Commercial insurance article archive
Will buy-to-let growth continue in 2007?
Doom-mongers repeatedly predicted the breakdown of the buy-to-let market as it continued to out-perform the rest of property market throughout 2006, but despite being described by one analyst as enjoying a "staggering success" worries remain over the future growth of buy-to-let.
An indication of the scale of the boom in the sector was provided by figures released earlier this year the by the Council of Mortgage Lenders showing that 2006 saw a 48 per cent increase in the number of buy-to-let mortgages being taken out and a 57 per cent rise in the money involved.
This equated to buy-to-let investors taking up an impressive 11 per cent share of new mortgage lending.
However, in February, property website Rightmove noted a smaller than expected house price rise for January due to the surprise interest rate hike, cutting the potential long-term returns for buy-to-let investors, and with inflation hitting three per cent in December last year, confidence in the market dropped by 27 per cent in five months, according to figures from Standard Life.
Additionally, some commentators took swings at buy-to-let due to their belief that it had been a major influence in forcing up house prices, making conditions tougher for first-time buyers especially, although this assertion was disputed by the Association of Residential Lettings Agents.
Despite these negative developments at the start of the year, some experts have attempted to quell the fears of investors.
Ed Stansfield of housing market research consultancy Capital Economics issued a rallying call telling investors to have faith in the market and view buy-to-let as a long-term investment, saying: "Buy-to-let is here to stay and it is not going to act as a major source of instability or a sort of weak link in the housing market, which I think has been suggested quite frequently in the past."
And investors seem to have been following a similar train of thought recently as mortgage lending continued to grow in January despite the slowdown in house prices, showing that buyers remained confident enough in the housing market to take on more debt.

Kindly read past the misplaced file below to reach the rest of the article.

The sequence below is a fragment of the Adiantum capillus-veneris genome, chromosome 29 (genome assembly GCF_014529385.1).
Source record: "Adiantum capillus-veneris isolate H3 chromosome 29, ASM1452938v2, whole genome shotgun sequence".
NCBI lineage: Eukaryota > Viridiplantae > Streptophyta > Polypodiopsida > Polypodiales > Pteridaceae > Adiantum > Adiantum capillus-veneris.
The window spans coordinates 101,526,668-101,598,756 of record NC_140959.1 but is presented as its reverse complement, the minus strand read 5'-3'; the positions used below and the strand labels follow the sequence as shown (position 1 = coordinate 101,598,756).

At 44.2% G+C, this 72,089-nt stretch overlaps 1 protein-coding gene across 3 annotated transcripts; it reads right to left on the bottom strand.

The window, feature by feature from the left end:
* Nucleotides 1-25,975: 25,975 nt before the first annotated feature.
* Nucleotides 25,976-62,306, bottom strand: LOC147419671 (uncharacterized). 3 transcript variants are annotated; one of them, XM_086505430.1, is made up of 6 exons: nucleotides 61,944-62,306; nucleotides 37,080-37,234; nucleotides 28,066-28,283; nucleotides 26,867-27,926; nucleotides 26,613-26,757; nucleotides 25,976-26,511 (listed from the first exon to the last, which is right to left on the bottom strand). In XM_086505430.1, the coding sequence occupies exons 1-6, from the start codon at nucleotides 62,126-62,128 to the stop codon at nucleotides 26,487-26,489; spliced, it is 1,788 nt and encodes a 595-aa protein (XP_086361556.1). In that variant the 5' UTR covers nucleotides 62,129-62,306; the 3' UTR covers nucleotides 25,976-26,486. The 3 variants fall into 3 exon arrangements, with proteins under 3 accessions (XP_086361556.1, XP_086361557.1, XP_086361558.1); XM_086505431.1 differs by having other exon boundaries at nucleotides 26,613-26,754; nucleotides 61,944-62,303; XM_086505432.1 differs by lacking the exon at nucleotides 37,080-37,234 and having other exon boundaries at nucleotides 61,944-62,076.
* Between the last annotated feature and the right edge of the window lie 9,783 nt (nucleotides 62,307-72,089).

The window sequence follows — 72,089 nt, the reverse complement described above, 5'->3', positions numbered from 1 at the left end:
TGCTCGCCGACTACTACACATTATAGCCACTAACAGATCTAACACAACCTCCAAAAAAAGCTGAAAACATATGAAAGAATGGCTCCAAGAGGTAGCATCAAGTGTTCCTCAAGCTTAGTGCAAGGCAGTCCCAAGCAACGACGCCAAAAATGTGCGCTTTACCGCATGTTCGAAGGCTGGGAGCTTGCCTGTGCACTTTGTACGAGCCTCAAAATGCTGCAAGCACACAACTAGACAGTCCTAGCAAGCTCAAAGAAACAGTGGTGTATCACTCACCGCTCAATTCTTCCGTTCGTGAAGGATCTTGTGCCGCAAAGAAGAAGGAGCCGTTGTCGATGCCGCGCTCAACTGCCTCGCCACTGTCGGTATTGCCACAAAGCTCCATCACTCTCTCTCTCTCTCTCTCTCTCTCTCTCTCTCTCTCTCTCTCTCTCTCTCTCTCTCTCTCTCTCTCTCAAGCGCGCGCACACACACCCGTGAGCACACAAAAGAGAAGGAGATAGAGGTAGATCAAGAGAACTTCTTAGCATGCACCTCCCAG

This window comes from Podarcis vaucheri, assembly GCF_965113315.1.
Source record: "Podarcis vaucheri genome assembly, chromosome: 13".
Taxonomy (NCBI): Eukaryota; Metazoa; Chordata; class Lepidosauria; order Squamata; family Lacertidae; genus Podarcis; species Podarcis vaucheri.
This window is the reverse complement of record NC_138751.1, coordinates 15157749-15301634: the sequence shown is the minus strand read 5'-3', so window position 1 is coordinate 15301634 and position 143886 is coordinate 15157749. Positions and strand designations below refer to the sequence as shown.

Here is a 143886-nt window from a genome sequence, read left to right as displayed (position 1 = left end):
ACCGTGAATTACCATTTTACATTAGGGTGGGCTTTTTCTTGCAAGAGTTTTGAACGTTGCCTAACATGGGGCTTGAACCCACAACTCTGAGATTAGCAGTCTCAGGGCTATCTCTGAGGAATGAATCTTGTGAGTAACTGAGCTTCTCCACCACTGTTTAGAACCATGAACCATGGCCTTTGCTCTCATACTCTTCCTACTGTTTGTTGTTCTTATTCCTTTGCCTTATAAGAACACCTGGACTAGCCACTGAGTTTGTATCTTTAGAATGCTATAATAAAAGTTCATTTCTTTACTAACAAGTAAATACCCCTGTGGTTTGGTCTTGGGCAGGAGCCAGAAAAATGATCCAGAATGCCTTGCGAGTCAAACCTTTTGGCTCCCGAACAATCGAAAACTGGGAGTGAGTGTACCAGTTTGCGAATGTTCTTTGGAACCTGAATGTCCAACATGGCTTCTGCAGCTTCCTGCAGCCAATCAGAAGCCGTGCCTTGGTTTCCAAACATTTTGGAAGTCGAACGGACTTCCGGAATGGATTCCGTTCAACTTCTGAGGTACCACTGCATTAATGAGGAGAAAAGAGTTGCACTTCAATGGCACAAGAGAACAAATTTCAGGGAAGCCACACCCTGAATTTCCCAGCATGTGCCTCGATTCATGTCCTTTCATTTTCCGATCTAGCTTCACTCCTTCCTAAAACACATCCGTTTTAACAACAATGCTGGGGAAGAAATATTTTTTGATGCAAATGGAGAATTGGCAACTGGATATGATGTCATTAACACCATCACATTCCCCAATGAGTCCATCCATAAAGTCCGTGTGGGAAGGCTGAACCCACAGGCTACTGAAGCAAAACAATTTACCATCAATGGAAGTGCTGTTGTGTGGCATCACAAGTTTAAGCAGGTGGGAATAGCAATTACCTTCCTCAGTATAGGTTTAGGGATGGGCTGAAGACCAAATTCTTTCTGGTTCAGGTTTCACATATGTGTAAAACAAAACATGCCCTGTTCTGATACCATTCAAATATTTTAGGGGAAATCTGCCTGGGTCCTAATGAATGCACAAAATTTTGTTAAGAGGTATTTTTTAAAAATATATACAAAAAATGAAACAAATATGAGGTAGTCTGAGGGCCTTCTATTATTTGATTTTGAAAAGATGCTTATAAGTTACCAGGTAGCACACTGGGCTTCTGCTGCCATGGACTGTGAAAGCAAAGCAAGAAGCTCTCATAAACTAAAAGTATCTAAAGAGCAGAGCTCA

Any fears of a full-scale house price crash after disappointing January rises were allayed by the buoying effect of continuing high demand for property. In research carried out by the Town and Country Planning Association it was revealed that the UK is struggling with a deficit of 450,000 homes, a figure which is growing by 120,000 every year.
Apart from ensuring that landlords don't lose on their initial investment by keeping house prices high, this deficit may also provides a key boost to the buy-to-let market in the future since demand outstripping supply is creating large numbers of willing tenants who cannot afford to enter the buying market themselves.
This situation looks unlikely to change in 2007, according to Mortgage Trust. The company believes that renting is becoming more acceptable among young people and when coupled with migration into the UK will bolster rental demand.
"With immigration and changing social attitudes all set to continue to contribute to high levels of rental demand… it is no wonder that investors are expected to increase their buy-to-let activity," Mortgage Trust's spokesperson Nicola Severn said.
In fact, such has been the influence of high demand for property that enterprising landlords have taken advantage by increasing rents. According to mortgage lender Paragon Mortgages, from December to January the average rent increased by an annual rate of 17.2 per cent.
So with continued investment, high demand and increasing profits, why are some experts still harbouring concerns over the future growth of the buy-to-let market?
Firstly, there is the unknown impact of regulations coming into force in April which will force landlords to use a third-party to handle tenant deposits, while new rules governing the quality of multiple occupancy housing may discourage some prospective landlords as they may face rising costs to bring homes up to scratch.
But secondly, just like the rest of the housing market, buy-to-let will swing one way or the other depending on what the Bank of England's decides to do with interest rates.
Speaking to the Guardian, Alex Potter of stockbroker Collins Stewart warned that interest rate hikes could "at least blow the froth off the buy-to-let market" since, in terms of their cash-flow, buy-to-let landlords are "just about washing their face".
This is a natural position for investors to be in after making a significant outlay or taking on large debts and is usually out-weighed by the potential for high gains over ten or fifteen years, however, were interest rates to rise, it may squeeze finances tighter, especially for the growing numbers of amateur investors who may be unprepared.
He also cautioned investors against relying too much on housing demand staying high in the long-term as "once immigration slows and the effect of now higher interest rates feeds through, we believe the appetite for buy-to-let could slow materially".
But although Mr Potter said he believes that such factors could cause growth to tail off, he added that 2007 looks to be lining up to be "another good year for buy-to-let" nevertheless.
21 Mar 2007